How to Implement API Rate Limiting in a Node.js Express Application

  • September 19, 2023
Table Of Contents

Have you ever wondered how public API platforms, payment services, or popular websites such as Medium, Twitter, and others manage that their APIs are not overloaded? It’s all thanks to a concept known as rate limiting.

Rate limiting does exactly what the name implies, it limits or regulates the rate at which users or services can access a resource. This strategy is incredibly versatile and can be applied in various scenarios. It can be used to restrict the number of calls a user can make to an API, or the number of blog posts or tweets they can view, or regulate the number of successful transactions they can make within a given time.

In this article, we will explore the concept of rate limiting, followed by a step-by-step guide on how to implement a rate limiter in a Node.js application.


Before we begin, please ensure that you have the following:

  • Node.js installed on your computer.
  • Basic knowledge of JavaScript and Node.js.
  • Integrated Development Environment (IDE) (e.g. Visual Studio Code)
  • API testing software (e.g. postman)

Example Code

This article is accompanied by a working code example on GitHub.

What is Rate Limiting

Rate limiting is a strategy for limiting network traffic on a server. It puts a cap on how quickly and frequently a user can interact with a server or resource, preventing overload and abuse. For instance, we might want to set a limit of, say, 25 requests per hour for users. Once these users exceed the set limit during the one-hour time window, any further request made within the window is rejected. It typically responds with an HTTP 429 status code, and an error message is thrown indicating the user has made too many requests and exceeded the maximum request limit.

Why Do We Need Rate Limiting?

  • Preventing abuse: Without rate limiting, a single user or bot could overload the system with excessive requests, causing performance degradation or service downtime.
  • Tailored limits: We can set different rate limits for each pricing plan, allowing flexibility to match user needs.
  • Fair resource allocation: It ensures fair resource distribution, preventing one user from monopolizing server resources at the expense of others.
  • Security against brute-force attacks: It slows down or mitigates brute-force attacks, making unauthorized access attempts more challenging and time-consuming.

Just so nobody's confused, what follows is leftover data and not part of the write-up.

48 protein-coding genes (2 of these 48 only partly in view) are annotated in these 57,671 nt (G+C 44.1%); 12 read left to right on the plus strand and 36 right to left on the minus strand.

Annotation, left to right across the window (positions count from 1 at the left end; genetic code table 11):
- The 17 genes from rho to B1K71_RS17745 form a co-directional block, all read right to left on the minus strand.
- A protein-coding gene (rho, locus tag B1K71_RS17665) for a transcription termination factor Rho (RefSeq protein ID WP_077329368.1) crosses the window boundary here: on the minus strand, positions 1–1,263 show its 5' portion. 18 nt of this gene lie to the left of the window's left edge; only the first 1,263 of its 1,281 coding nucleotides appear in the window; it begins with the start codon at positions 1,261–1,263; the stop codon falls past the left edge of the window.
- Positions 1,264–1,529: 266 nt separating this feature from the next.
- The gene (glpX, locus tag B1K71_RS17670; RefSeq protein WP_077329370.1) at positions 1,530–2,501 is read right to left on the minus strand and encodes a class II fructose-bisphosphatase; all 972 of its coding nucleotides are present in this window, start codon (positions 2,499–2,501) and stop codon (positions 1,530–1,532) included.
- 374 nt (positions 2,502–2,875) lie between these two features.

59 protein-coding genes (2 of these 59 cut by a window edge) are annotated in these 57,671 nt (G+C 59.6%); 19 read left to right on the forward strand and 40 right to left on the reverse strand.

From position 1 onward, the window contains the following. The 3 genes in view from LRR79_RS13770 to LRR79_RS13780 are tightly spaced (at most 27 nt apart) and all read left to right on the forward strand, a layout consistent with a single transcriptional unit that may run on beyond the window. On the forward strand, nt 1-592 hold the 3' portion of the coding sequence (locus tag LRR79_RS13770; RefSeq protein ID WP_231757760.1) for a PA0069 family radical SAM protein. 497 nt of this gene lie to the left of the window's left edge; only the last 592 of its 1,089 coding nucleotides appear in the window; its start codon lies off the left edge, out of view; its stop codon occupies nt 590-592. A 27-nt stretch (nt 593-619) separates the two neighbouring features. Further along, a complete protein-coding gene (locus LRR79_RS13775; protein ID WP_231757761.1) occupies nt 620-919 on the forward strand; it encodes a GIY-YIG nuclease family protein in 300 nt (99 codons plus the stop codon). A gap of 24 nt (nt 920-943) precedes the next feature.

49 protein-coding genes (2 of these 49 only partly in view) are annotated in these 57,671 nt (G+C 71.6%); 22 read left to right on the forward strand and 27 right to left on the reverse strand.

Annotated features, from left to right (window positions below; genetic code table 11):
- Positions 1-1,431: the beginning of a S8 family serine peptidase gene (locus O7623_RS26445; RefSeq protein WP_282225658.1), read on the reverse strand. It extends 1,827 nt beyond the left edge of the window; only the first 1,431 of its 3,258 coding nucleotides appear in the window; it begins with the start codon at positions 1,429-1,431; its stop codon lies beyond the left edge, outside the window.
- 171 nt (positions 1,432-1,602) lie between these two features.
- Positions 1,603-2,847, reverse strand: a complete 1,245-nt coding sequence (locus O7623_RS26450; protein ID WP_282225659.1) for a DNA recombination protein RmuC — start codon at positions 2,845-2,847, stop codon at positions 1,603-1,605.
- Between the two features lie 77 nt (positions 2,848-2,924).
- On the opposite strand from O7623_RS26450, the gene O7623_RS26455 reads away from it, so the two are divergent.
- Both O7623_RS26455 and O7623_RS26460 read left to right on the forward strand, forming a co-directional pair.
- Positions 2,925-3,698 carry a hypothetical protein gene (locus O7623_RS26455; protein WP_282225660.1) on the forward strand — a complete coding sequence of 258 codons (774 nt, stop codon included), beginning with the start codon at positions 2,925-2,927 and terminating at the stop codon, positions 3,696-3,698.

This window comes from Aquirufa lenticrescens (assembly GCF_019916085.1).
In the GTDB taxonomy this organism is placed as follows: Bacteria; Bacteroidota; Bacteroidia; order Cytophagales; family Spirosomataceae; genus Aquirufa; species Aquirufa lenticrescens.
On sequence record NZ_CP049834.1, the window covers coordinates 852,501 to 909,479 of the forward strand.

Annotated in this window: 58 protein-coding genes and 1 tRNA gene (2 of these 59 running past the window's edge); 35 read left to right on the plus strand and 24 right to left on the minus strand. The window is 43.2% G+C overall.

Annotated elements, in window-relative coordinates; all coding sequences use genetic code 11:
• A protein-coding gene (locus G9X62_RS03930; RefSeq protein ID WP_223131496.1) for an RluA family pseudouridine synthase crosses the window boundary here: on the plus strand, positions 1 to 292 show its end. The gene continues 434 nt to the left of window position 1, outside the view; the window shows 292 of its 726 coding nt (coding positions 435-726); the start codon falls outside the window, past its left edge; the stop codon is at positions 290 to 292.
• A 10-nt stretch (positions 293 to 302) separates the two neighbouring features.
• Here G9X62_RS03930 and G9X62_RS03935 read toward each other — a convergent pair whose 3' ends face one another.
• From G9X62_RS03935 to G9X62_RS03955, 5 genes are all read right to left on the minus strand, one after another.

• Defending against DDoS attacks: Rate limiting helps reduce the impact of DDoS attacks by limiting incoming request volumes.
  • Cost efficiency: In cloud-based environments, rate limiting controls resource consumption, ensuring that no single user or group overuses computing power, ultimately reducing operational costs.

Considerations for Implementing a Rate Limiter

Rate limiters enhance the service quality of an application by preventing resource shortages and request floods. This section discusses key considerations for implementing rate limiters on an application.

  1. Determine the client identity: Bear in mind before implementing rate limiting, we need to determine the client identity to be rate limited. This can be based on factors like IP address, user account, or API key. In an API, we can establish distinct rate limits for different categories of users. Anonymous users can be identified primarily by their IP addresses, while authenticated users are identified through API keys, IP addresses, or user account information. However, note that relying solely on IP addresses has limitations due to shared IPs and malicious users. It’s advisable to combine IP-based rate limiting with other authentication methods for enhanced security.
  2. Determine application’s traffic volume limit: Before setting rate limits, it’s crucial we have a deep understanding of our application’s capacity and performance limits. This knowledge enables us to establish appropriate rate limits that safeguard our server from potential overloads.
  3. The appropriate rate limiting libraries to use, or build your own: When it comes to rate limiting, there are two options to consider: using pre-existing rate-limiting libraries designed for our programming language or framework, or developing a custom rate limiter tailored for our application’s unique needs. The choice between these options requires a thoughtful evaluation of several critical factors, such as performance, stability, compatibility, customization needs, development effort, and long-term maintenance considerations. Ultimately, the decision should align with the specific requirements and constraints of the application.

Algorithms for Implementing a Rate Limiter

When it comes to implementing rate limiting, various algorithms are at our disposal, each tailored to optimize specific aspects of the rate-limiting process. In this section, we will explore some commonly used rate-limiting algorithms:

Token Bucket Algorithm

This algorithm functions as a bucket holding tokens, where the system tracks tokens assigned to each client in its memory. Every incoming client request consumes one token from the bucket. The token represents permission to make one API request.

When the bucket runs out of tokens due to requests, the server stops processing new requests and returns HTTP response code 429, indicating that the maximum request rate has been reached. Requests are only processed when tokens are added back to the bucket.

The bucket has a maximum capacity, limiting the number of requests it can handle. The token bucket algorithm allows clients to use tokens as quickly as they want, provided there are enough tokens in the bucket.

Tokens are replenished into the bucket at a fixed, consistent rate representing the allowed request rate for the client.

This algorithm has drawbacks, even if it offers a consistent and predictable request processing rate. Requests may be rejected due to an empty bucket during periods of high traffic. As a result, increasing the bucket size on a regular basis helps to mitigate this issue.